(170 S. E. 396). This policy automatically expired at the end of each month unless the company exercised its option to accept the premium and renew the same (except as this provision is modified by a 31-day grace period provision in Part V). In each case the acceptance of the premium constituted a renewal of the policy, and we fail to see how the defendant could renew a policy which had become void and plead this matter as a defense any more than it could write a void-policy in the first instance and plead it as a defense. The question differs from that in Quillian v. Equitable Life Assurance Society, supra, because in that case the policy still remained in effect as to the insured because in the event of his death the insurer would still be liable under other policy provisions. The exact question here presented has been considered in other states, and the opinions are not unanimous. In Lipe v. World Ins. Co., 142 Neb. 22(1) (5 N.W. 2d 95), it was held that such a provision "constitute[s] a limitation or condition set forth in that instrument for the benefit of the insurer and not the insured. As such, it is subject to waiver by the insured." The same result was reached in Travelers Ins. Co. v. Eviston, 110 Ind. App. 143 (37 N. E. 2d 310). The Supreme Court of North Carolina held, however, in McCabe v. Maryland Cas. Co., 209 N. C. 577 (183 S. E. 743), that the provision was not subject to waiver. The reasoning in the Lipe and Eviston cases appears to us to be more in conformity with reason and logic, and with the construction of contracts under Georgia law, and will be followed here. Accordingly, the petition set forth a cause of action and the trial court did not err in overruling the general demurrers.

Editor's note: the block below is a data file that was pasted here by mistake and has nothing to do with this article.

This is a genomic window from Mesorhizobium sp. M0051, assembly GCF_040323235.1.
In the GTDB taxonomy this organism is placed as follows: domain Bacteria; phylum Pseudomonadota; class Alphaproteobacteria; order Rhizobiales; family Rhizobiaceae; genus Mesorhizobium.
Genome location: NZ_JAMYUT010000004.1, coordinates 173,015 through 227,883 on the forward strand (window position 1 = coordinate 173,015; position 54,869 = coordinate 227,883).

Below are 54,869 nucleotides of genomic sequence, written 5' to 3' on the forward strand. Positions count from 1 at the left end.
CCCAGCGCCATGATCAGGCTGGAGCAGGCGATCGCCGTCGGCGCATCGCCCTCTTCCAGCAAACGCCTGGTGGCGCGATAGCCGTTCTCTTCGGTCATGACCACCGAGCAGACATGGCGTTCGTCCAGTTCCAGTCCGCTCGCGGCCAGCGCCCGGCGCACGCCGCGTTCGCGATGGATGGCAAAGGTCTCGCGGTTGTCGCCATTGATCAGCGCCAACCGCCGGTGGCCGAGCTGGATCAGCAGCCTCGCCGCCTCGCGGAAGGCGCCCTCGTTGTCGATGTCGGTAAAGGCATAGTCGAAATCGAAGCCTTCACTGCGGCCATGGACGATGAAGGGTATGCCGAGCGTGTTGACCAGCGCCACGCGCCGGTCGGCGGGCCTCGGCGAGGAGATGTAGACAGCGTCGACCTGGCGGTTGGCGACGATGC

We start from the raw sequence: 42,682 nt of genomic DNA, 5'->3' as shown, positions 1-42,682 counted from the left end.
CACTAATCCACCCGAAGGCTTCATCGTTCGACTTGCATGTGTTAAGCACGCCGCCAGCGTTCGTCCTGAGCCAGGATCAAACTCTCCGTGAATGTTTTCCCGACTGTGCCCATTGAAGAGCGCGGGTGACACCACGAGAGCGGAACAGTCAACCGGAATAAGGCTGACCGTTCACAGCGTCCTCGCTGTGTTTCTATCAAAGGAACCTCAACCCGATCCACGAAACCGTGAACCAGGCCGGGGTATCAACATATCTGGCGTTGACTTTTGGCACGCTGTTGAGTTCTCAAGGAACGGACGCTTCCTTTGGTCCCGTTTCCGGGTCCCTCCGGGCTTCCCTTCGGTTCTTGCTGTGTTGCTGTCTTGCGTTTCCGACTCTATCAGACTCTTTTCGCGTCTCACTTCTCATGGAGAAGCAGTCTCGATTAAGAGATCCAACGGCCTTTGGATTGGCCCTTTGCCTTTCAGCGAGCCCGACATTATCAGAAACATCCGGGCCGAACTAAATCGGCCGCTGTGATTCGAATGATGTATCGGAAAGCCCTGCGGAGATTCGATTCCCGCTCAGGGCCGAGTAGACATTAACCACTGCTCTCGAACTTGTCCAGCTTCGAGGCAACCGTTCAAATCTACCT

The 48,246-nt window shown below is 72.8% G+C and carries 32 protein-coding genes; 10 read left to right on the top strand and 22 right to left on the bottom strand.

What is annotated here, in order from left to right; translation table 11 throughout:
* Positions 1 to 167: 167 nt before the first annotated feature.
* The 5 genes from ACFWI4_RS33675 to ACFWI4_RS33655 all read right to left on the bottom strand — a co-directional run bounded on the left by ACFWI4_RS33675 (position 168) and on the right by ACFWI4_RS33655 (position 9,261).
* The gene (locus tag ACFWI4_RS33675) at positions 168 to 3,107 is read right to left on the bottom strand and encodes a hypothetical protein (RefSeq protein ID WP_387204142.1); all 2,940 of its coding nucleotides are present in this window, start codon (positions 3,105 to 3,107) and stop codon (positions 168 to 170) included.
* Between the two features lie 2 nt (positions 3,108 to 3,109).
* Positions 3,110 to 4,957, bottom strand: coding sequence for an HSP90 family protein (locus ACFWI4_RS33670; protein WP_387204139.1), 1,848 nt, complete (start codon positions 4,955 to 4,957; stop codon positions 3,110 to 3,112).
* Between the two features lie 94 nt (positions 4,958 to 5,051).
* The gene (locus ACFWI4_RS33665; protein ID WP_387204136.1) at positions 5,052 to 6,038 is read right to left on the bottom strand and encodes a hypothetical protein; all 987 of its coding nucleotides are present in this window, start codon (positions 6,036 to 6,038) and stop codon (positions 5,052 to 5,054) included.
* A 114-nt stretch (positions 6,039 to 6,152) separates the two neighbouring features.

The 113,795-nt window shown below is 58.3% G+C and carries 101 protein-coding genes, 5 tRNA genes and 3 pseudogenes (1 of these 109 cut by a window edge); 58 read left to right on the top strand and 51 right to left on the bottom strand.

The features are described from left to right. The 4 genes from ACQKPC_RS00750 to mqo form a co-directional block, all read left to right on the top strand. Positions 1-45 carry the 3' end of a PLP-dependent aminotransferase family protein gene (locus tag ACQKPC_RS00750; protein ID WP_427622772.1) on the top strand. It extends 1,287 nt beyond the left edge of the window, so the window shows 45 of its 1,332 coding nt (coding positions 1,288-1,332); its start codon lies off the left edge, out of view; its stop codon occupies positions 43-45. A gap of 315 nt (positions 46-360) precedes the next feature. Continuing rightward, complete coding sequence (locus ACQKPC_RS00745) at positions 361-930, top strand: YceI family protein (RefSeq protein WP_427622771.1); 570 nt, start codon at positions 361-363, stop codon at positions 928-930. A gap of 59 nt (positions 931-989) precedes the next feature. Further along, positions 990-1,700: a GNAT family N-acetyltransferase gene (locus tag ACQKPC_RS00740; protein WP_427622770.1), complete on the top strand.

2. In actions to recover on insurance policies it is unnecessary to attach a copy of anything written or printed on the policy or set up anything other than what appears on the face or in the body of the policy and which precedes the signatures of the company's officers by whom it was executed. Code 81-105; Gwynor v. Travelers Ins. Co., 12 Ga. App. 601 (1) (77 S. E. 1072); Sovereign Camp W.O.W. v. Keen, 16 Ga. App. 703 (4) (86 S. E. 88). The first ground of special demurrer on the ground that the plaintiff's application for insurance is not set out is without merit.